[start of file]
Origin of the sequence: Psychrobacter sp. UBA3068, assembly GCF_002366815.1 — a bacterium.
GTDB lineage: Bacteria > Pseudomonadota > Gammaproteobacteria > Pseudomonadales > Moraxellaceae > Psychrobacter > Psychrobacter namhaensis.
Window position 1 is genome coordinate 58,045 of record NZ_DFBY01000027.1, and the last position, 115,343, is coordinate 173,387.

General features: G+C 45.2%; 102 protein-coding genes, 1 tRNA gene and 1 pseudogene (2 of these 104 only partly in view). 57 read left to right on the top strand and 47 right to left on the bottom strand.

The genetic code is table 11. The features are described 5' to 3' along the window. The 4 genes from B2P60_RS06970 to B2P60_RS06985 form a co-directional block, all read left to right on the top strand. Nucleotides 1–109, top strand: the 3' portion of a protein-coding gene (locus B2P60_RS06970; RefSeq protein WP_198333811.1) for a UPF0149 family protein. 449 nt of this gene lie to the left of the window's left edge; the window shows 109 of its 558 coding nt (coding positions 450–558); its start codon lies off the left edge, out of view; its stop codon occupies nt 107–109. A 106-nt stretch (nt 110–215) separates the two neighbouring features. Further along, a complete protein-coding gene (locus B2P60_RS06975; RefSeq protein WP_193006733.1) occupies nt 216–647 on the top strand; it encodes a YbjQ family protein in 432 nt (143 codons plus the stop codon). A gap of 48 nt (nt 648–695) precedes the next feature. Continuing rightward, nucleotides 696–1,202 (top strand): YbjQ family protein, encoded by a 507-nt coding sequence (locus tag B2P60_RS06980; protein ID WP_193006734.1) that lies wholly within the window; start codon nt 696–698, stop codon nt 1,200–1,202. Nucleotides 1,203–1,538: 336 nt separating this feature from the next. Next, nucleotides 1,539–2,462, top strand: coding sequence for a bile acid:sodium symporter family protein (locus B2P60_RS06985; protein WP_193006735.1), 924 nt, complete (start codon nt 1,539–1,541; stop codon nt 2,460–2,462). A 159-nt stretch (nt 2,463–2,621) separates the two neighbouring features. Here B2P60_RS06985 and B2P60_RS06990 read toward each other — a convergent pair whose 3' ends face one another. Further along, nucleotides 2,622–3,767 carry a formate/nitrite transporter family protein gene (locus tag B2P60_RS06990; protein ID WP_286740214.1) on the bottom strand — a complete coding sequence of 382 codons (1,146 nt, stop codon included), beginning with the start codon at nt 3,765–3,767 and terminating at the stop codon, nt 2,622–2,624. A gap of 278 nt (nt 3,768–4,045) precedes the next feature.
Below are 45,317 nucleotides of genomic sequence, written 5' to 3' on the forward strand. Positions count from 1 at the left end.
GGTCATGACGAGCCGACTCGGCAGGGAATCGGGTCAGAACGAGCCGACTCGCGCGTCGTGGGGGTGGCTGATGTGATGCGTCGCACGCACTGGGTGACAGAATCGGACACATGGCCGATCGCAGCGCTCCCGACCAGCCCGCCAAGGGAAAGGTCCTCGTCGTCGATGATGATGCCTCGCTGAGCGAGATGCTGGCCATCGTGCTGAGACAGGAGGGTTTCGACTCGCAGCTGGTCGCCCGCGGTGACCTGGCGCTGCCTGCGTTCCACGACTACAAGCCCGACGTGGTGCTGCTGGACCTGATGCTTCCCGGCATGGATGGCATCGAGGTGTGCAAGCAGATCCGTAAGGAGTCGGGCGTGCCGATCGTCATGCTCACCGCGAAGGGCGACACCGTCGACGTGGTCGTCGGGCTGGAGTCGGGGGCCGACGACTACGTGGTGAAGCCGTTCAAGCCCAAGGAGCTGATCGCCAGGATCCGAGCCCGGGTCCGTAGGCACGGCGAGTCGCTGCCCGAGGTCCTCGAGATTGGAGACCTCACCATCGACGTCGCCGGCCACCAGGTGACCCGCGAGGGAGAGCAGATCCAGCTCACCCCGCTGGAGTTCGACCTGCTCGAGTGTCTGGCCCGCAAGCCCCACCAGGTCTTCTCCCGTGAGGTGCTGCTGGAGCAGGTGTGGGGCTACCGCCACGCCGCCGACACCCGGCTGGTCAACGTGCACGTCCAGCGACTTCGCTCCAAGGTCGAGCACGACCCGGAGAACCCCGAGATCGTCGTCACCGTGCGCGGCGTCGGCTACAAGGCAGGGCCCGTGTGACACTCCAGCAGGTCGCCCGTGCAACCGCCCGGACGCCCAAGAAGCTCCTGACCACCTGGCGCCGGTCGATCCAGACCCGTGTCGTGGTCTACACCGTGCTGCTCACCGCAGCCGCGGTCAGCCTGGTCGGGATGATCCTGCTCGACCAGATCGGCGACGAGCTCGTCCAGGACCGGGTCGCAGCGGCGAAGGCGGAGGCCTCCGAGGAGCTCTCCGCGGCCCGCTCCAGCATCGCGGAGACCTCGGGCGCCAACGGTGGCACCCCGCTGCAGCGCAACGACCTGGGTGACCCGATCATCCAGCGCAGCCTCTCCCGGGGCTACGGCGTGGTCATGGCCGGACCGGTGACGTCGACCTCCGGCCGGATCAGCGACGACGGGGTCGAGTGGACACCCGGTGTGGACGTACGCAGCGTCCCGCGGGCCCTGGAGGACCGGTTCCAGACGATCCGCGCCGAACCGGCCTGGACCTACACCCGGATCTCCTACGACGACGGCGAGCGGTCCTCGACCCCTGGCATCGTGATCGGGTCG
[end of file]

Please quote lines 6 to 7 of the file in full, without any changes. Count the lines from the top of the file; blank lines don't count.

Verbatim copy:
Below are 45,317 nucleotides of genomic sequence, written 5' to 3' on the forward strand. Positions count from 1 at the left end.
GGTCATGACGAGCCGACTCGGCAGGGAATCGGGTCAGAACGAGCCGACTCGCGCGTCGTGGGGGTGGCTGATGTGATGCGTCGCACGCACTGGGTGACAGAATCGGACACATGGCCGATCGCAGCGCTCCCGACCAGCCCGCCAAGGGAAAGGTCCTCGTCGTCGATGATGATGCCTCGCTGAGCGAGATGCTGGCCATCGTGCTGAGACAGGAGGGTTTCGACTCGCAGCTGGTCGCCCGCGGTGACCTGGCGCTGCCTGCGTTCCACGACTACAAGCCCGACGTGGTGCTGCTGGACCTGATGCTTCCCGGCATGGATGGCATCGAGGTGTGCAAGCAGATCCGTAAGGAGTCGGGCGTGCCGATCGTCATGCTCACCGCGAAGGGCGACACCGTCGACGTGGTCGTCGGGCTGGAGTCGGGGGCCGACGACTACGTGGTGAAGCCGTTCAAGCCCAAGGAGCTGATCGCCAGGATCCGAGCCCGGGTCCGTAGGCACGGCGAGTCGCTGCCCGAGGTCCTCGAGATTGGAGACCTCACCATCGACGTCGCCGGCCACCAGGTGACCCGCGAGGGAGAGCAGATCCAGCTCACCCCGCTGGAGTTCGACCTGCTCGAGTGTCTGGCCCGCAAGCCCCACCAGGTCTTCTCCCGTGAGGTGCTGCTGGAGCAGGTGTGGGGCTACCGCCACGCCGCCGACACCCGGCTGGTCAACGTGCACGTCCAGCGACTTCGCTCCAAGGTCGAGCACGACCCGGAGAACCCCGAGATCGTCGTCACCGTGCGCGGCGTCGGCTACAAGGCAGGGCCCGTGTGACACTCCAGCAGGTCGCCCGTGCAACCGCCCGGACGCCCAAGAAGCTCCTGACCACCTGGCGCCGGTCGATCCAGACCCGTGTCGTGGTCTACACCGTGCTGCTCACCGCAGCCGCGGTCAGCCTGGTCGGGATGATCCTGCTCGACCAGATCGGCGACGAGCTCGTCCAGGACCGGGTCGCAGCGGCGAAGGCGGAGGCCTCCGAGGAGCTCTCCGCGGCCCGCTCCAGCATCGCGGAGACCTCGGGCGCCAACGGTGGCACCCCGCTGCAGCGCAACGACCTGGGTGACCCGATCATCCAGCGCAGCCTCTCCCGGGGCTACGGCGTGGTCATGGCCGGACCGGTGACGTCGACCTCCGGCCGGATCAGCGACGACGGGGTCGAGTGGACACCCGGTGTGGACGTACGCAGCGTCCCGCGGGCCCTGGAGGACCGGTTCCAGACGATCCGCGCCGAACCGGCCTGGACCTACACCCGGATCTCCTACGACGACGGCGAGCGGTCCTCGACCCCTGGCATCGTGATCGGGTCG